Often children and young people did not see themselves as disengaged. This indicates a larger problem: the lack of communication between healthcare professionals and the person they are caring for. Missing an appointment or having poor control does not necessarily mean someone is not engaged with their diabetes care.
Child diabetes services can be paternalistic. The child is often quiet and spoken for by their parents. This passive role is not good for the child and does not foster engagement when it comes to them managing their own care. Encouraging children to be engaged in their care from an early age is key.
We recommend a staged transition between child and adult services; it should not be sudden. Empowering children and young people to discuss with the diabetes care team what they want to do is critical. This will help diabetes to be controlled without the child or young person feeling they are missing out on a normal social life.
Ten top tips: Supporting disengaged children and young people with diabetes to self-care
• The pressures of growing up in the 21st century weigh heavily on the self-care strategies adopted by children and young people, and in turn affect how well they adhere to medicalised self-care plans (e.g. counting carbohydrates, injecting insulin, and keeping to a healthy diet and regular exercise).
• Non-medicalised self-care practices should gain parity with medicalised forms.
• Medicalised and non-medicalised self-care practices are not diametrically opposed in young people’s lives.
• A life plan is considered as important to the young person as a health plan.
• Systematic inequalities often influence how self-care is undertaken by Black, Asian and mixed-heritage children and young people living in disadvantaged areas. Healthcare professionals should consider what this means for their practice and interaction with vulnerable patients.
• Healthcare teams need to appreciate the conflicting tensions experienced by children and young people, and to evolve better models for addressing their concerns regarding identity, risk and self-care in the context of their social setting and peer group.
• Exploring social inequalities and identifying ways to support children and young people more effectively could reduce disengagement, improve health outcomes and make best use of healthcare resources.
• Rather than expecting children and young people to adjust to health plans which are designed predominately by adults for children, health professionals should consider the changing life circumstances and cultural priorities of their patients to increase meaningful engagement in health services.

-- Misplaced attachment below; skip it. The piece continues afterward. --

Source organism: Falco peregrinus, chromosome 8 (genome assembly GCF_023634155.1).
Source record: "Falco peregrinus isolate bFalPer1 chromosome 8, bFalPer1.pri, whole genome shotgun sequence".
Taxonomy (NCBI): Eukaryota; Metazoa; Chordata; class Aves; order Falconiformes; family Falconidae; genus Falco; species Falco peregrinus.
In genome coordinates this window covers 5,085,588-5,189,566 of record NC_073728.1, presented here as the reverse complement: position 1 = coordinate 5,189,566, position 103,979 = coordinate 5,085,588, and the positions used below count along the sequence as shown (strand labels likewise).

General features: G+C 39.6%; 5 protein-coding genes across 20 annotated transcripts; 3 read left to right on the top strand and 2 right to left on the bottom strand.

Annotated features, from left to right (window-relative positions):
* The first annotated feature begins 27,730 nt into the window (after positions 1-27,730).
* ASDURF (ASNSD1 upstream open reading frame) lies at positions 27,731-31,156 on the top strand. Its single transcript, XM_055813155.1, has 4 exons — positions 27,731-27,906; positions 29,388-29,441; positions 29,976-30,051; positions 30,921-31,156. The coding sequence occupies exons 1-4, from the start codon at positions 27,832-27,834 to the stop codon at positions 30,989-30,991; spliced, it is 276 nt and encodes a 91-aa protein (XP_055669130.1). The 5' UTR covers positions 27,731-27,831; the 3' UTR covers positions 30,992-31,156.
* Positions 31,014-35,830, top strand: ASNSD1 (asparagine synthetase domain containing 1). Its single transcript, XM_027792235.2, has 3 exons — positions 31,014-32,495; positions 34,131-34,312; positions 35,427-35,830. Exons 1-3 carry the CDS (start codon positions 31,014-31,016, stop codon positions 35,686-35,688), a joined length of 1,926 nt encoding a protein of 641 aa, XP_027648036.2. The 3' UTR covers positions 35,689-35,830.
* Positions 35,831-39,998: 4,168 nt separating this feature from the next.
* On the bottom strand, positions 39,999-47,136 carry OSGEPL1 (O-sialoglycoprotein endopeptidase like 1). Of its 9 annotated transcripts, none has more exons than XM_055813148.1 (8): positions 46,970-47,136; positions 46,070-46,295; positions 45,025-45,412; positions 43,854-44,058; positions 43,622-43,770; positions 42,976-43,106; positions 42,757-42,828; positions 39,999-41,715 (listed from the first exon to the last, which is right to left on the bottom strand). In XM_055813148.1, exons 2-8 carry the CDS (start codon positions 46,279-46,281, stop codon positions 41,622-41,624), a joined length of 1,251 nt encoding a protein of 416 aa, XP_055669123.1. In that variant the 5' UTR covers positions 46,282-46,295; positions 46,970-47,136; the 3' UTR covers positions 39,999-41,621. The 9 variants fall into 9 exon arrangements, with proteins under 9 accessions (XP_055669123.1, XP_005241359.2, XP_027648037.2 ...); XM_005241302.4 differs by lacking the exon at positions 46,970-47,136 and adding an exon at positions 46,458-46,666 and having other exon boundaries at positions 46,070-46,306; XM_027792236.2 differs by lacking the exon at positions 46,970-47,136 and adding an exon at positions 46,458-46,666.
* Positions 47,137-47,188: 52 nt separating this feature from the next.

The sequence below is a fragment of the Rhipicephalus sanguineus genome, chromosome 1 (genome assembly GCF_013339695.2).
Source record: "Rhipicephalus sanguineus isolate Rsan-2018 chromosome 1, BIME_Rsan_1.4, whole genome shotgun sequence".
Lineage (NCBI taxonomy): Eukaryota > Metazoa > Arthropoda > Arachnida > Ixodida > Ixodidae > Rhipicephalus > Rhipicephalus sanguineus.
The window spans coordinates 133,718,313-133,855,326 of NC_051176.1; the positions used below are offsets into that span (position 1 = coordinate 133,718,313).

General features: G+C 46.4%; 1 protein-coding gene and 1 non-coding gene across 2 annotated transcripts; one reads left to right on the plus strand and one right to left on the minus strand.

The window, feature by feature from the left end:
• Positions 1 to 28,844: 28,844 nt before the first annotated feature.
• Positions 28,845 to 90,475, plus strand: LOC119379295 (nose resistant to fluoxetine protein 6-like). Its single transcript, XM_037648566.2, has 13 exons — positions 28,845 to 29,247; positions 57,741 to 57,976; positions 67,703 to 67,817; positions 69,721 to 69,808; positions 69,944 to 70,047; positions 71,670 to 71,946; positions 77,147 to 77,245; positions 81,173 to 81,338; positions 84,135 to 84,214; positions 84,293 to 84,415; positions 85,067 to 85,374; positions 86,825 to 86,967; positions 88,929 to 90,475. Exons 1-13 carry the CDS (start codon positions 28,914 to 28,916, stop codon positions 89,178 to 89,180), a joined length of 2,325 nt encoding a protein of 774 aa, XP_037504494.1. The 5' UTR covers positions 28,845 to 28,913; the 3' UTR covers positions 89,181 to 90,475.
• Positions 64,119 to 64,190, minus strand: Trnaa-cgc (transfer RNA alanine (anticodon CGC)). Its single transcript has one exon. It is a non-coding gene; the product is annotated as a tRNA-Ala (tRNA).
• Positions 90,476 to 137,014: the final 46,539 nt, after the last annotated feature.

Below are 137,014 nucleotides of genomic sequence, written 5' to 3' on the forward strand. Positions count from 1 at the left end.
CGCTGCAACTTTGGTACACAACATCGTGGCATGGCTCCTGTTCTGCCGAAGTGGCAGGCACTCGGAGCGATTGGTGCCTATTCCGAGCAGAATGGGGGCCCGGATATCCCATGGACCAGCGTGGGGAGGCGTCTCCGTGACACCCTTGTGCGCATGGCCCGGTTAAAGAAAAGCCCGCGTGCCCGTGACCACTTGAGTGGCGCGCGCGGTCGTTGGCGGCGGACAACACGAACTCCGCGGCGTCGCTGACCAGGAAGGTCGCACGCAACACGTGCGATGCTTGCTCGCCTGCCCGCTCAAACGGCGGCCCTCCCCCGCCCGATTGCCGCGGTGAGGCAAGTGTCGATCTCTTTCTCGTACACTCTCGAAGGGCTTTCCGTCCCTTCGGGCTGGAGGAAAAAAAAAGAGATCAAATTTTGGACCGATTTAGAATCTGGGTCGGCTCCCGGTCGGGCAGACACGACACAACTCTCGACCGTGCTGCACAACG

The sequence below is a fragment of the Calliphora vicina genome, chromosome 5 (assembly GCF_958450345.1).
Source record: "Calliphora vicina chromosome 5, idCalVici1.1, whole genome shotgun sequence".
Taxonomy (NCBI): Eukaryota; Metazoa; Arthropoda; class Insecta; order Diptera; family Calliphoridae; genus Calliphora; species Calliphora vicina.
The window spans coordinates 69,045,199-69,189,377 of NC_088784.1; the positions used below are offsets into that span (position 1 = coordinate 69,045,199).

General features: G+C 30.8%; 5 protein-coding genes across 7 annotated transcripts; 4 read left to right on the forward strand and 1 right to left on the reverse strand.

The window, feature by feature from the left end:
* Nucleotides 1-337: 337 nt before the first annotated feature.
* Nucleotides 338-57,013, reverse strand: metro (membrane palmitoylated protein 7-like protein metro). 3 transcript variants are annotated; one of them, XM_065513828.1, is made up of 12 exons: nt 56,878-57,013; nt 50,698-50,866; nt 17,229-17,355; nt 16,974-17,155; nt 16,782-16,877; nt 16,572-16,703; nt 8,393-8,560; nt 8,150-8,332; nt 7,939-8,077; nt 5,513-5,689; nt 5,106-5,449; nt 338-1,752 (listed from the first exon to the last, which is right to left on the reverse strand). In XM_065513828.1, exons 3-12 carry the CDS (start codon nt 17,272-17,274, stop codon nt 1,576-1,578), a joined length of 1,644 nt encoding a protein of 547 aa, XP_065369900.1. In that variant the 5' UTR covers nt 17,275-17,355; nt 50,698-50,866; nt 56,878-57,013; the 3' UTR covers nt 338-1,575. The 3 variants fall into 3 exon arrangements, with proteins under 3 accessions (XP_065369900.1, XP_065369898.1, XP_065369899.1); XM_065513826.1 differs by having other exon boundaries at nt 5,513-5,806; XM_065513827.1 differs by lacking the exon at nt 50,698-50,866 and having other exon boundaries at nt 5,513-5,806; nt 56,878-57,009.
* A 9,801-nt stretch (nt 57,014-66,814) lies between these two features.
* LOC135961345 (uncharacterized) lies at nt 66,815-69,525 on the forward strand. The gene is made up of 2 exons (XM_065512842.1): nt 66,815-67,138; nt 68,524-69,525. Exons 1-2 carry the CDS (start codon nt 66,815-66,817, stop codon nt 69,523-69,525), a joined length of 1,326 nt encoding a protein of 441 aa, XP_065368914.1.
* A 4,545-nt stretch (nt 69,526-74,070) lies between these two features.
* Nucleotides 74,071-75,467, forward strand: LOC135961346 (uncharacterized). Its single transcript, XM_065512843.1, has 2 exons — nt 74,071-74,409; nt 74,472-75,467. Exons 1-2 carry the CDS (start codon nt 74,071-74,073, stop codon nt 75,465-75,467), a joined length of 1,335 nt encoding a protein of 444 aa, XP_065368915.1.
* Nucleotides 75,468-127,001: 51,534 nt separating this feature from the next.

• Recognise children and young people’s strengths and competencies whilst they search for a stable identity and seek intimacy outside of family relationships.
• More emphasis should be placed on integrating both medicalised and non-medicalised self-care techniques in personalised plans, with a specific focus on the functioning of the young person’s support network.
• Sharpe D et al (2021) Supporting disengaged children and young people living with diabetes to self-care: a qualitative study in a socially disadvantaged and ethnically diverse urban area. BMJ Open 11: e046989. https://doi.org/10.1136/bmjopen-2020-046989
• Sharpe D et al (2018) “It’s my diabetes”: Co-production in practice with young people in delivering a “perfect” care pathway for diabetes. Research for All 2: 289–303. https://doi.org/10.18546/RFA.02.2.07
Supported by the NHIR North Thames Collaborations for Leadership in Applied Health Research and Care.
About the author
Dr Sharpe been co-opted onto Diabetes UK’s Research Steering Group project related to the voice of young people with diabetes. His work is acknowledged through national awards and best practice for leading in innovation in practice, knowledge transfer (Best Positive National Press Coverage of Young People, CYPN 2010) and user engagement strategies (NHS England Engagement Team sponsored, How to develop youth forums in the NHS Young Commissioners, 2016), resulting in changes in policy and practice for young people’s health services.